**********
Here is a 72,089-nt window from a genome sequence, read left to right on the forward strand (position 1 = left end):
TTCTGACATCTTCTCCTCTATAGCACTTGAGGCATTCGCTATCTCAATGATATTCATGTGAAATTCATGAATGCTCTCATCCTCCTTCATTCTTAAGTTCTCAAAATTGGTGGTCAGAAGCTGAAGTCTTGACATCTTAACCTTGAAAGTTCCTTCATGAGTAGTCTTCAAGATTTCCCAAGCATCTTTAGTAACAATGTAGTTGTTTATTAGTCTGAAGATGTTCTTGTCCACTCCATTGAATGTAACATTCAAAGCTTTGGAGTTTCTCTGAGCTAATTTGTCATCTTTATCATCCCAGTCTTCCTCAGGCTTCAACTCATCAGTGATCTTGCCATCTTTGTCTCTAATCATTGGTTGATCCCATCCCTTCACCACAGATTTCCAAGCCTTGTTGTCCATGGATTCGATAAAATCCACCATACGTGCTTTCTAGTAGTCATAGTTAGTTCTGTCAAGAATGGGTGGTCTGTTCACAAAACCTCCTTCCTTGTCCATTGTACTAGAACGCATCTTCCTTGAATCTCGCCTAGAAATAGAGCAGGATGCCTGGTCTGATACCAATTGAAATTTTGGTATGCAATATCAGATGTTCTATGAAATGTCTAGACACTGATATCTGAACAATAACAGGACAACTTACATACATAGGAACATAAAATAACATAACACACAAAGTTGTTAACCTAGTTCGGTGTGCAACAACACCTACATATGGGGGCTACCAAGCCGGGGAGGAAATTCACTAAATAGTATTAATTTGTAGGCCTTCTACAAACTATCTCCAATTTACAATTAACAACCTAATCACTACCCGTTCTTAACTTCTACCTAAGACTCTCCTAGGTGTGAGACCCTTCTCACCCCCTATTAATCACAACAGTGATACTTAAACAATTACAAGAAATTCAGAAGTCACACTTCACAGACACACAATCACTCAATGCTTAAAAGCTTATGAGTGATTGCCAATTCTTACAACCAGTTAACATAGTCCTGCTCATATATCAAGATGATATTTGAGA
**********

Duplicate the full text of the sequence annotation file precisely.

Here is a 72,089-nt window from a genome sequence, read left to right on the forward strand (position 1 = left end):
TTCTGACATCTTCTCCTCTATAGCACTTGAGGCATTCGCTATCTCAATGATATTCATGTGAAATTCATGAATGCTCTCATCCTCCTTCATTCTTAAGTTCTCAAAATTGGTGGTCAGAAGCTGAAGTCTTGACATCTTAACCTTGAAAGTTCCTTCATGAGTAGTCTTCAAGATTTCCCAAGCATCTTTAGTAACAATGTAGTTGTTTATTAGTCTGAAGATGTTCTTGTCCACTCCATTGAATGTAACATTCAAAGCTTTGGAGTTTCTCTGAGCTAATTTGTCATCTTTATCATCCCAGTCTTCCTCAGGCTTCAACTCATCAGTGATCTTGCCATCTTTGTCTCTAATCATTGGTTGATCCCATCCCTTCACCACAGATTTCCAAGCCTTGTTGTCCATGGATTCGATAAAATCCACCATACGTGCTTTCTAGTAGTCATAGTTAGTTCTGTCAAGAATGGGTGGTCTGTTCACAAAACCTCCTTCCTTGTCCATTGTACTAGAACGCATCTTCCTTGAATCTCGCCTAGAAATAGAGCAGGATGCCTGGTCTGATACCAATTGAAATTTTGGTATGCAATATCAGATGTTCTATGAAATGTCTAGACACTGATATCTGAACAATAACAGGACAACTTACATACATAGGAACATAAAATAACATAACACACAAAGTTGTTAACCTAGTTCGGTGTGCAACAACACCTACATATGGGGGCTACCAAGCCGGGGAGGAAATTCACTAAATAGTATTAATTTGTAGGCCTTCTACAAACTATCTCCAATTTACAATTAACAACCTAATCACTACCCGTTCTTAACTTCTACCTAAGACTCTCCTAGGTGTGAGACCCTTCTCACCCCCTATTAATCACAACAGTGATACTTAAACAATTACAAGAAATTCAGAAGTCACACTTCACAGACACACAATCACTCAATGCTTAAAAGCTTATGAGTGATTGCCAATTCTTACAACCAGTTAACATAGTCCTGCTCATATATCAAGATGATATTTGAGA